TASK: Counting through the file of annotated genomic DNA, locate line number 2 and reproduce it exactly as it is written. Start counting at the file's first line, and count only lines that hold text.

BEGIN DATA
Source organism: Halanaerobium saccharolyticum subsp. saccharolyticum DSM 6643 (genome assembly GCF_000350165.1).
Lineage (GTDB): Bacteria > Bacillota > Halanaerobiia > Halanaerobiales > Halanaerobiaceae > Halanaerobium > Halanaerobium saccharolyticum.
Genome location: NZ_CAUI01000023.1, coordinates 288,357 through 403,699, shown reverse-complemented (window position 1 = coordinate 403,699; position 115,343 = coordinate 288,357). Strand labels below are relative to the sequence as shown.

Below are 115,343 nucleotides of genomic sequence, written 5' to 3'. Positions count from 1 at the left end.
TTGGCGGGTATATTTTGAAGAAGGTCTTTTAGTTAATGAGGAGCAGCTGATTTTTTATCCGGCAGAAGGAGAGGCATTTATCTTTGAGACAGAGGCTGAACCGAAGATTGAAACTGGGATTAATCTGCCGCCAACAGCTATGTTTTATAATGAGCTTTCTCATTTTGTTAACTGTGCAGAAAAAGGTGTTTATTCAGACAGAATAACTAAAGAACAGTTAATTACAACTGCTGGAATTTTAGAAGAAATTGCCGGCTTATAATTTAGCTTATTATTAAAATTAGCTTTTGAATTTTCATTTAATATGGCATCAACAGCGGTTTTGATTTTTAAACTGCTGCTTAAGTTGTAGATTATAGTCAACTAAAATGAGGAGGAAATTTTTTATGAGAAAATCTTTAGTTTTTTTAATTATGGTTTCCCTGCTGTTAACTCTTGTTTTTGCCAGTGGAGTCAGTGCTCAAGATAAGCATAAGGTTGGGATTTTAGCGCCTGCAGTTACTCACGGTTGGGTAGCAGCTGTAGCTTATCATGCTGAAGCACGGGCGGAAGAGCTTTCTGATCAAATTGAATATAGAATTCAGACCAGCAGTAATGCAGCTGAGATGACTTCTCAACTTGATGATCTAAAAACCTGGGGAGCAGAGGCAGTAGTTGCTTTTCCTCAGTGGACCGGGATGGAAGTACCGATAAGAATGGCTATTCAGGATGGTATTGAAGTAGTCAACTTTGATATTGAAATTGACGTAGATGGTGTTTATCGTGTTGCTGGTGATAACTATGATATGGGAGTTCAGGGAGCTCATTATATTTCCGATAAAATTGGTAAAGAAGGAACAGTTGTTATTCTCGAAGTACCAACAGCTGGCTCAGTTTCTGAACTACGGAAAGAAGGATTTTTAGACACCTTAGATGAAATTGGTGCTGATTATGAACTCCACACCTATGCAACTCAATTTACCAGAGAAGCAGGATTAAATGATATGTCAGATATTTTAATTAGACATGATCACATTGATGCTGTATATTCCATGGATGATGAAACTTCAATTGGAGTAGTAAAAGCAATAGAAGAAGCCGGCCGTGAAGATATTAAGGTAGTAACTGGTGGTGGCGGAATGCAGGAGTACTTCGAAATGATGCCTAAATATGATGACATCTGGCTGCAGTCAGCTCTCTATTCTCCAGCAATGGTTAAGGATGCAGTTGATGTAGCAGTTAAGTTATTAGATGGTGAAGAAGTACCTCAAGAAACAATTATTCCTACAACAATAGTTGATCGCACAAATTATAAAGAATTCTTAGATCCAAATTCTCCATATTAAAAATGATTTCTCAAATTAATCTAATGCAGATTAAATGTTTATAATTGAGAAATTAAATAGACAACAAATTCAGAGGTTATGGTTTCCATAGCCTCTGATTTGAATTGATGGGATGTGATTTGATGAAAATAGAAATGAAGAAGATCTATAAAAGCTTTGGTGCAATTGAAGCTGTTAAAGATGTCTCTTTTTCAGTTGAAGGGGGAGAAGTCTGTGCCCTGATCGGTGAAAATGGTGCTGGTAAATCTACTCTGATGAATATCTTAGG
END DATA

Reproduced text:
Lineage (GTDB): Bacteria > Bacillota > Halanaerobiia > Halanaerobiales > Halanaerobiaceae > Halanaerobium > Halanaerobium saccharolyticum.